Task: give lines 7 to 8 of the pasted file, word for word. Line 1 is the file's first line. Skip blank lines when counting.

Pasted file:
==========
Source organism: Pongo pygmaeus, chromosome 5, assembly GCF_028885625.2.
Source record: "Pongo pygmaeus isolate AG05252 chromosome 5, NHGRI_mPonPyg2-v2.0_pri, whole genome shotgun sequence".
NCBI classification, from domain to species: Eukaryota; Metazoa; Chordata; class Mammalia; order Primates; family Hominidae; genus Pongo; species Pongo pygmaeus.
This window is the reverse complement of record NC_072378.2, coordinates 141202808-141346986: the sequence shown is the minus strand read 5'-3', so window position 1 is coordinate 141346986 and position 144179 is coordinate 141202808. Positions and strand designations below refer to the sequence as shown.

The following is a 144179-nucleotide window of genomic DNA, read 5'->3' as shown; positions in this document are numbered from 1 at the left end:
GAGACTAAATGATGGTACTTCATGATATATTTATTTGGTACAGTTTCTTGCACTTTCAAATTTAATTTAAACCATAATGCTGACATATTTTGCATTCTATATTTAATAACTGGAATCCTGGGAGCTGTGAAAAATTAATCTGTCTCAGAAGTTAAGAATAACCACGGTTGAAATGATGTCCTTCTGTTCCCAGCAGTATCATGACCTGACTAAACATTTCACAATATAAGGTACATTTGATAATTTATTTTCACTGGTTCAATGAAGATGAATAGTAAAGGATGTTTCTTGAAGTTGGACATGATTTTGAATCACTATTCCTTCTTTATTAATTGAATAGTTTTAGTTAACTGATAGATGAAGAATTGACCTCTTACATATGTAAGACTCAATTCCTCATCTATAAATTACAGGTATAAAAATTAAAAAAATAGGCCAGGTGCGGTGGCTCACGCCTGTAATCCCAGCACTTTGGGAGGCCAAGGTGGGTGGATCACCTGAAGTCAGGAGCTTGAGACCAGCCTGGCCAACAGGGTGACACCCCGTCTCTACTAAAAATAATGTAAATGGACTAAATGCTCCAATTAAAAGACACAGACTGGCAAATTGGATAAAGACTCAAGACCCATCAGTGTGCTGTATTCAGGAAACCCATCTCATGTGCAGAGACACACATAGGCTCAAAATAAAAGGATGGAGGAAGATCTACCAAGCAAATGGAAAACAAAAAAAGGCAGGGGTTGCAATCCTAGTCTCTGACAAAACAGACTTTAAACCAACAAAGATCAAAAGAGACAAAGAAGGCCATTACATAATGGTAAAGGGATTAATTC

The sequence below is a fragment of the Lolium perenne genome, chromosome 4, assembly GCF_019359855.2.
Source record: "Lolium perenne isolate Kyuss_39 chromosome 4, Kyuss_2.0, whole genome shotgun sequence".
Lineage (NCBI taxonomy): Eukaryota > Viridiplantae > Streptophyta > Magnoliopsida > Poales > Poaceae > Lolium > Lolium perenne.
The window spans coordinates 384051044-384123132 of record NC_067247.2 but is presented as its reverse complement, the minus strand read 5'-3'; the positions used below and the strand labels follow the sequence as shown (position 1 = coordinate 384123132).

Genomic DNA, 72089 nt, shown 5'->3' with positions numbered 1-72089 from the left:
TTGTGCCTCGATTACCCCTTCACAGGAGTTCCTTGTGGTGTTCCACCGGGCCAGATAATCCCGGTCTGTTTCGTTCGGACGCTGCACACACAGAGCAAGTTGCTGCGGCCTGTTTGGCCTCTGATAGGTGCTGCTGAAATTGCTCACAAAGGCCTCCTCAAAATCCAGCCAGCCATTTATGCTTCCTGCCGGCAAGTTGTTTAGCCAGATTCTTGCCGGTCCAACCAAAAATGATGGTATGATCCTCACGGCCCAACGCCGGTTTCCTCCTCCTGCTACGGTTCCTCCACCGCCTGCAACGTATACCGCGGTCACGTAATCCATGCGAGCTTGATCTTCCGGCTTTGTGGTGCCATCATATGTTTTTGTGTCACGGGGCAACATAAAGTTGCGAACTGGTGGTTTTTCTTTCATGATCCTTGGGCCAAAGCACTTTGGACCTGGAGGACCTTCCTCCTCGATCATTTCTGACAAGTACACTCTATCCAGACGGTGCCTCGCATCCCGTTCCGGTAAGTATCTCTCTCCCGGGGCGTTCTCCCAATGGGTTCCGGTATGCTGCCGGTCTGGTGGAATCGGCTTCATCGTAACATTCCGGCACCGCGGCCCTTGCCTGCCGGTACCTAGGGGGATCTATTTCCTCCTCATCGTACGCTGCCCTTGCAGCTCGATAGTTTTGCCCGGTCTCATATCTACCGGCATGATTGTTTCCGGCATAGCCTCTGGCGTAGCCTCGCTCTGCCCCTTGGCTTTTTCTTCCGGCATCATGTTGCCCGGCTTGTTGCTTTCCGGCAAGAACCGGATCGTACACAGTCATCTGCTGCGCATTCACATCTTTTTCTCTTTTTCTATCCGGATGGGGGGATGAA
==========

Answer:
The sequence below is a fragment of the Lolium perenne genome, chromosome 4, assembly GCF_019359855.2.
Source record: "Lolium perenne isolate Kyuss_39 chromosome 4, Kyuss_2.0, whole genome shotgun sequence".